A new word has entered the lexicon of agrifood businesses: social license. Social license is described as the privilege of operating with minimal formalized restrictions (legislation, regulation or market requirements) based on building and maintaining public trust. Not a bad idea. After all, it can bring more attention to underemphasized issues such as food systems in northern communities, climate change mitigation and innovation in food safety. However, what is less clear is who should “grant” these so-called licenses, how it can be earned and what values are considered in the modern public court of opinion when it comes to social license in food.

Social licensing in food: Beyond the foolish noise
While some consider this a buzzword, or even a harmful fad, others believe the idea of social license to be transformative. It is a concept and will likely remain as such, but it is gaining traction. Coined by a Canadian mining executive back in 1997, the concept of social license has made inroads in the minds of food company executives and most importantly, consumers. Even policy makers are making an overture for the concept as work is being done to support national agricultural policies. Despite this, it is challenging to fully appreciate what social license actually means for the future of food safety in our country. Social license to operate (SLO) is the ability for any organization to operate with the confidence of stakeholders and that its activities are deemed morally and socially legitimate. Companies are judged based on a set of values collectively shared across the continuum of food system stakeholders.

Ultimately, all of us, companies, government and consumers alike, aspire to co-own food systems. Through social media, consumers have acted fiercely on their co-ownership rights in recent years by expressing concerns related to issues which were, at one time, perceived as obscure. Just this year, we have seen several cases affecting food systems such as the price of cauliflower rising to $8 in the winter, the foodborne illness outbreak with Chipotle, Leamington-based French’s ketchup de-listing at Loblaw and U.S. beef at Earl’s Restaurants. More cases will surely occur in the future.

All of these incidents were perceived breaches of social license. Consumers are the CEO of food systems, making calls based on imperfect information, while everyone else struggles to follow. Clearly at the heart of social license is the creation and retaining of trust.

What makes social license so challenging in the food industry is how difficult it is to identify shared values—each stakeholder or group has their own agenda. Food, which is consumed every day, is a culturally charged aspect of our lives that is profoundly influenced by numerous socioeconomic factors. To identify specific common values in food across the country is close to impossible. For example, while some believe animal welfare and organically grown food to be essential virtues of our food systems, others simply do not. Low price is certainly a high value to some but not at all to others. Furthermore, access to real-time data and portable technologies have made the market place fickle. Shared values can change almost daily now.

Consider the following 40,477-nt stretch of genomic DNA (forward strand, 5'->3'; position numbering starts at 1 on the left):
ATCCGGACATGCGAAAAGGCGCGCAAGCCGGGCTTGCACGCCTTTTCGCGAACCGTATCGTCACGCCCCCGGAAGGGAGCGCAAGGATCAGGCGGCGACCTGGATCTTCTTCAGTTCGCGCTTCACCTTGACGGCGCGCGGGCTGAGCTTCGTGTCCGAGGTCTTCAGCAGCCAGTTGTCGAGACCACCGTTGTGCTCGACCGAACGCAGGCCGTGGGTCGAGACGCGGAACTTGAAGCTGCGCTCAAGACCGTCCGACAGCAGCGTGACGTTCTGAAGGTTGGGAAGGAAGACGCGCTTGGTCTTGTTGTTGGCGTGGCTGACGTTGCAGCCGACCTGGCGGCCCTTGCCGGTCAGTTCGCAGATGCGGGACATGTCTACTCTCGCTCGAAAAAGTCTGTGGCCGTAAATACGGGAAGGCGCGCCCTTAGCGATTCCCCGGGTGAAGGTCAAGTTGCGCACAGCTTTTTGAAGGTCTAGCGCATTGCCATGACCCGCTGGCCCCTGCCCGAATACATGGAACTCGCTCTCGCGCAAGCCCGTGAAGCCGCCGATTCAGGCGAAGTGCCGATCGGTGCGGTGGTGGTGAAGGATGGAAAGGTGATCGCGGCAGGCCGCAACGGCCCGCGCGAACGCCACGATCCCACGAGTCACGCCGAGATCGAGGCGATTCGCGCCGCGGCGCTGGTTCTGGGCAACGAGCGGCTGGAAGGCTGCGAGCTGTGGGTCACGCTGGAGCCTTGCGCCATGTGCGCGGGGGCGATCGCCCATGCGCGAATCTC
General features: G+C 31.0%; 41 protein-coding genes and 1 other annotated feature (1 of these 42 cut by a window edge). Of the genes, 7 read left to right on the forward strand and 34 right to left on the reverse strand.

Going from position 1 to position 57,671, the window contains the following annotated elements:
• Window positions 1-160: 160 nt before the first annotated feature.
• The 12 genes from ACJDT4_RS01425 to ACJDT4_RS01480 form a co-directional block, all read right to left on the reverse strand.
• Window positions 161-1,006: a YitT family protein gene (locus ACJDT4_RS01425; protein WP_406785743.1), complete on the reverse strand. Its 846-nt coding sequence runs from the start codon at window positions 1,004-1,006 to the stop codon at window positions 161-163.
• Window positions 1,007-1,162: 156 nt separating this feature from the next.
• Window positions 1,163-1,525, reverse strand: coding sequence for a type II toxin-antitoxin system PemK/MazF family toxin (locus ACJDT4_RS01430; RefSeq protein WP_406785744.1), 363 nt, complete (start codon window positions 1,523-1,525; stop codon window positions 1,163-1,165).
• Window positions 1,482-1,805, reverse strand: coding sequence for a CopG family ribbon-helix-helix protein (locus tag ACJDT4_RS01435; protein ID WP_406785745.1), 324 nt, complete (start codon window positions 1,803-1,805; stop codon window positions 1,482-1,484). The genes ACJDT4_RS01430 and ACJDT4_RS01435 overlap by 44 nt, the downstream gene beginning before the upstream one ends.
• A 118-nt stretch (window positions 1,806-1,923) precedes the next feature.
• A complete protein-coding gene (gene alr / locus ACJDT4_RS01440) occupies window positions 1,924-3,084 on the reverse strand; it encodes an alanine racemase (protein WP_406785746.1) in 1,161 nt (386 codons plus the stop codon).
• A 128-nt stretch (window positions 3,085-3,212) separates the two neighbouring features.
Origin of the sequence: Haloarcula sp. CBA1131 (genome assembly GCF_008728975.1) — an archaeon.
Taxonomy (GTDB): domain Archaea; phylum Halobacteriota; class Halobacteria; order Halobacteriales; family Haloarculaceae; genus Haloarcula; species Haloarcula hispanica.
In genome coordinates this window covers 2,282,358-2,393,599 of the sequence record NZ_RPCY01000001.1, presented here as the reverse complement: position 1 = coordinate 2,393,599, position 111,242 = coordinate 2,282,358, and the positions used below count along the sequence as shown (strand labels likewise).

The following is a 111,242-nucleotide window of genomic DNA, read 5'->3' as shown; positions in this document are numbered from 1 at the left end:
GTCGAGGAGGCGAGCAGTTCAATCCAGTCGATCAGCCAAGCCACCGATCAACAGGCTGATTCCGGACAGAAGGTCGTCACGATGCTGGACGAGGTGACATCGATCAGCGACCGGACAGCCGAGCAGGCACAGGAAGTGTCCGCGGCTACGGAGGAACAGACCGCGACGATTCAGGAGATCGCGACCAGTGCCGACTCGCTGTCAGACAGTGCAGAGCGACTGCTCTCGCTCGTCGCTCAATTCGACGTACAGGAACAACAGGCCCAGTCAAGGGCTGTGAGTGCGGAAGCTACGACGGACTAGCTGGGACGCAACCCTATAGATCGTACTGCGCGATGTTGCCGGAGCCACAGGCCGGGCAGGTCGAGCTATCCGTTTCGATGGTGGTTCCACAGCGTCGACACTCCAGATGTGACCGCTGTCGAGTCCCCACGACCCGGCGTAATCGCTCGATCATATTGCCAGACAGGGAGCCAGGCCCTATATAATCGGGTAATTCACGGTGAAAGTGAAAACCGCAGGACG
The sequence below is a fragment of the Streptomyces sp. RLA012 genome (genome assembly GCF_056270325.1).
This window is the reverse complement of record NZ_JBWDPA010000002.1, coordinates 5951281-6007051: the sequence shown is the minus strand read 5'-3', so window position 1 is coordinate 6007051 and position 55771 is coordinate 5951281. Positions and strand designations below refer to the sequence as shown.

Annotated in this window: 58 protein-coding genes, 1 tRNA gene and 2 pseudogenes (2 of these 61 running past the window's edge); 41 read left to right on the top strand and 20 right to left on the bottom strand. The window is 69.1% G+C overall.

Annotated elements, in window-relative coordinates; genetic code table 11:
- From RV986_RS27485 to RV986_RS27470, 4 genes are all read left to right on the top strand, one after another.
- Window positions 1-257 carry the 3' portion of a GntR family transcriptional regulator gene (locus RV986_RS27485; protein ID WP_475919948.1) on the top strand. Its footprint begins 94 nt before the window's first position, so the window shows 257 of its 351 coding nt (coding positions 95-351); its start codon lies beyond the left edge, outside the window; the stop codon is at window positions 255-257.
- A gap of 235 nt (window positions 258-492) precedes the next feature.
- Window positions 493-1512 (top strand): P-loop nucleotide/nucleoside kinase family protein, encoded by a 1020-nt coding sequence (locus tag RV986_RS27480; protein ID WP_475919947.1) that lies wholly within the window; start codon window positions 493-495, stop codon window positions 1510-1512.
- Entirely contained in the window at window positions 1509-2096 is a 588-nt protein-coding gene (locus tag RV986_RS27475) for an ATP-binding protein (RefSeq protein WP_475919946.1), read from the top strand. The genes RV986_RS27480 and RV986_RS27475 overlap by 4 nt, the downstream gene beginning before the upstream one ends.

Furthermore, what is also missing in the public discourse is how consumers could also earn social license through reducing waste and becoming more educated about food systems in general. Co-ownership is not just about how we seek benefits from a system, but is also about engagement. In order for a social licensing process to work consumers need to be accountable to themselves.

Our unease with this debate is how it is unintentionally excluding some stakeholders. With food price points moving up, we are in fact dealing with an increasingly two-tiered food system in North America: the ‘haves’ and the ‘have-nots.’ The haves can afford to recognize market failures and social license breaches as the industry attempts to gain more legitimacy in the eyes of apprehensive consumers. However, the have-nots are often forgotten. For them, food is essentially a question of survival and the quest for social license by industry is inconsequential for them. Food origins, farm and processing practices are trivial matters: in their view, an unnecessary issue. Affordability and nutritional security are their concerns. There are many consumers who feel completely disfranchised and cannot fathom the thought of co-owning anything, let alone food systems.

However, making food secure and safe is and should undeniably be imbedded in the process of social license for the industry. Addressing food security is not just about making food affordable. It is really a matter of striking an equilibrium between what should be supplied to the marketplace versus what is required for markets to become nutrition secure.

For the time being, discussions around the food industry’s social license have been uncharacteristically exclusive, but they cannot remain this way. The very essence of social license is transparency, inclusiveness and informed consent. Whether we agree with the concept of food social license or not, or even think that it has always been there, we now have an opportunity for stakeholders to make the food industry more democratic, more accessible and relevant to the broader public.

What needs to be underscored is a social license cannot be bought; it is achieved the old fashioned way, by earning it.

Sylvain Charlebois is dean of business management at Dalhousie University.

Brian Sterling is president/CEO of SCS Consulting.